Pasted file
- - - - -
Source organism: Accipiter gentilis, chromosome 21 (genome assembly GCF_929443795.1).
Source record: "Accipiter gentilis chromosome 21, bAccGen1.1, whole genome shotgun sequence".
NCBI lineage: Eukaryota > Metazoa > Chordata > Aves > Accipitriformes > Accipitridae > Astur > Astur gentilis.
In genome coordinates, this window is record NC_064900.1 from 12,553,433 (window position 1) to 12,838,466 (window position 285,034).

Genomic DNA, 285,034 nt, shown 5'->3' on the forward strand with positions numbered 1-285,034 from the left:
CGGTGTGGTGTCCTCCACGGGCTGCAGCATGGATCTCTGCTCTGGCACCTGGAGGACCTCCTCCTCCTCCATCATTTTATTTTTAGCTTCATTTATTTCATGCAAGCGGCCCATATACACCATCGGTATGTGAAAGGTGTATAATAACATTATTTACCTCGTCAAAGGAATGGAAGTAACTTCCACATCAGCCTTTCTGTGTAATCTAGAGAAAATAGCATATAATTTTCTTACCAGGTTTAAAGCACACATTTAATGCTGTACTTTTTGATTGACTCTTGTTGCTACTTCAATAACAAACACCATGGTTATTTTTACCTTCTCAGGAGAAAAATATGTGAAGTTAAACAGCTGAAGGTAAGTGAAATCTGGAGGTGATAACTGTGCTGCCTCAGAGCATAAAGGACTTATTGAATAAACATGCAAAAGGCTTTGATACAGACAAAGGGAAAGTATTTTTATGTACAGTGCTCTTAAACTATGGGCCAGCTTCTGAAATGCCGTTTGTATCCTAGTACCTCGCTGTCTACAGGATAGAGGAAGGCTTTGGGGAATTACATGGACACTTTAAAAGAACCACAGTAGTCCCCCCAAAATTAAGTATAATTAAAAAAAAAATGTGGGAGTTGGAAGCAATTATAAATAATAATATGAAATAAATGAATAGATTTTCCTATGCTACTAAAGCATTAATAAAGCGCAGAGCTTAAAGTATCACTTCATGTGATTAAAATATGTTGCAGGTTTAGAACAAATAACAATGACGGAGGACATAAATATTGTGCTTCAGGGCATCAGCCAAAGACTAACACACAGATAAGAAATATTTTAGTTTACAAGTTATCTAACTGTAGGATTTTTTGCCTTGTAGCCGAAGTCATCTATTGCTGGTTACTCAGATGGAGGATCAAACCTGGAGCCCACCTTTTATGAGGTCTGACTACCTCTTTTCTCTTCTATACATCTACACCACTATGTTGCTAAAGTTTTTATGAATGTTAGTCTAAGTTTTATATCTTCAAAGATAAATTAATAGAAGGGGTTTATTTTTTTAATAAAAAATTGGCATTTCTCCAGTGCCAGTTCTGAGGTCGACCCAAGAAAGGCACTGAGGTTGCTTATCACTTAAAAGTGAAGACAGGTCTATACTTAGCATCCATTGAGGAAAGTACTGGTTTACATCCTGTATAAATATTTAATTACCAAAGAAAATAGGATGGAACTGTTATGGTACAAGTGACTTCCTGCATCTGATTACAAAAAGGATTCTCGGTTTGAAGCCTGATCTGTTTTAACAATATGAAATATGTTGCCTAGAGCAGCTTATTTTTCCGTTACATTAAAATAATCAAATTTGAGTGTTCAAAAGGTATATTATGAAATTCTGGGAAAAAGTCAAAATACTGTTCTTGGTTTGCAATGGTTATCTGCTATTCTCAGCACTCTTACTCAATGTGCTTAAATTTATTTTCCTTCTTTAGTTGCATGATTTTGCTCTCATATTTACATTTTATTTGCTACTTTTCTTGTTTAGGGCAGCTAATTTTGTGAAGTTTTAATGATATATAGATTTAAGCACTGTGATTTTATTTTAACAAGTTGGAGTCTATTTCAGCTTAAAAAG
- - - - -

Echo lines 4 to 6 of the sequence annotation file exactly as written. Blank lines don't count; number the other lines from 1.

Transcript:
In genome coordinates, this window is record NC_064900.1 from 12,553,433 (window position 1) to 12,838,466 (window position 285,034).

Genomic DNA, 285,034 nt, shown 5'->3' on the forward strand with positions numbered 1-285,034 from the left:
CGGTGTGGTGTCCTCCACGGGCTGCAGCATGGATCTCTGCTCTGGCACCTGGAGGACCTCCTCCTCCTCCATCATTTTATTTTTAGCTTCATTTATTTCATGCAAGCGGCCCATATACACCATCGGTATGTGAAAGGTGTATAATAACATTATTTACCTCGTCAAAGGAATGGAAGTAACTTCCACATCAGCCTTTCTGTGTAATCTAGAGAAAATAGCATATAATTTTCTTACCAGGTTTAAAGCACACATTTAATGCTGTACTTTTTGATTGACTCTTGTTGCTACTTCAATAACAAACACCATGGTTATTTTTACCTTCTCAGGAGAAAAATATGTGAAGTTAAACAGCTGAAGGTAAGTGAAATCTGGAGGTGATAACTGTGCTGCCTCAGAGCATAAAGGACTTATTGAATAAACATGCAAAAGGCTTTGATACAGACAAAGGGAAAGTATTTTTATGTACAGTGCTCTTAAACTATGGGCCAGCTTCTGAAATGCCGTTTGTATCCTAGTACCTCGCTGTCTACAGGATAGAGGAAGGCTTTGGGGAATTACATGGACACTTTAAAAGAACCACAGTAGTCCCCCCAAAATTAAGTATAATTAAAAAAAAAATGTGGGAGTTGGAAGCAATTATAAATAATAATATGAAATAAATGAATAGATTTTCCTATGCTACTAAAGCATTAATAAAGCGCAGAGCTTAAAGTATCACTTCATGTGATTAAAATATGTTGCAGGTTTAGAACAAATAACAATGACGGAGGACATAAATATTGTGCTTCAGGGCATCAGCCAAAGACTAACACACAGATAAGAAATATTTTAGTTTACAAGTTATCTAACTGTAGGATTTTTTGCCTTGTAGCCGAAGTCATCTATTGCTGGTTACTCAGATGGAGGATCAAACCTGGAGCCCACCTTTTATGAGGTCTGACTACCTCTTTTCTCTTCTATACATCTACACCACTATGTTGCTAAAGTTTTTATGAATGTTAGTCTAAGTTTTATATCTTCAAAGATAAATTAATAGAAGGGGTTTATTTTTTTAATAAAAAATTGGCATTTCTCCAGTGCCAGTTCTGAGGTCGACCCAAGAAAGGCACTGAGGTTGCTTATCACTTAAAAGTGAAGACAGGTCTATACTTAGCATCCATTGAGGAAAGTACTGGTTTACATCCTGTATAAATATTTAATTACCAAAGAAAATAGGATGGAACTGTTATGGTACAAGTGACTTCCTGCATCTGATTACAAAAAGGATTCTCGGTTTGAAGCCTGATCTGTTTTAACAATATGAAATATGTTGCCTAGAGCAGCTTATTTTTCCGTTACATTAAAATAATCAAATTTGAGTGTTCAAAAGGTATATTATGAAATTCTGGGAAAAAGTCAAAATACTGTTCTTGGTTTGCAATGGTTATCTGCTATTCTCAGCACTCTTACTCAATGTGCTTAAATTTATTTTCCTTCTTTAGTTGCATGATTTTGCTCTCATATTTACATTTTATTTGCTACTTTTCTTGTTTAGGGCAGCTAATTTTGTGAAGTTTTAATGATATATAGATTTAAGCACTGTGATTTTATTTTAACAAGTTGGAGTCTATTTCAGCTTAAAAAG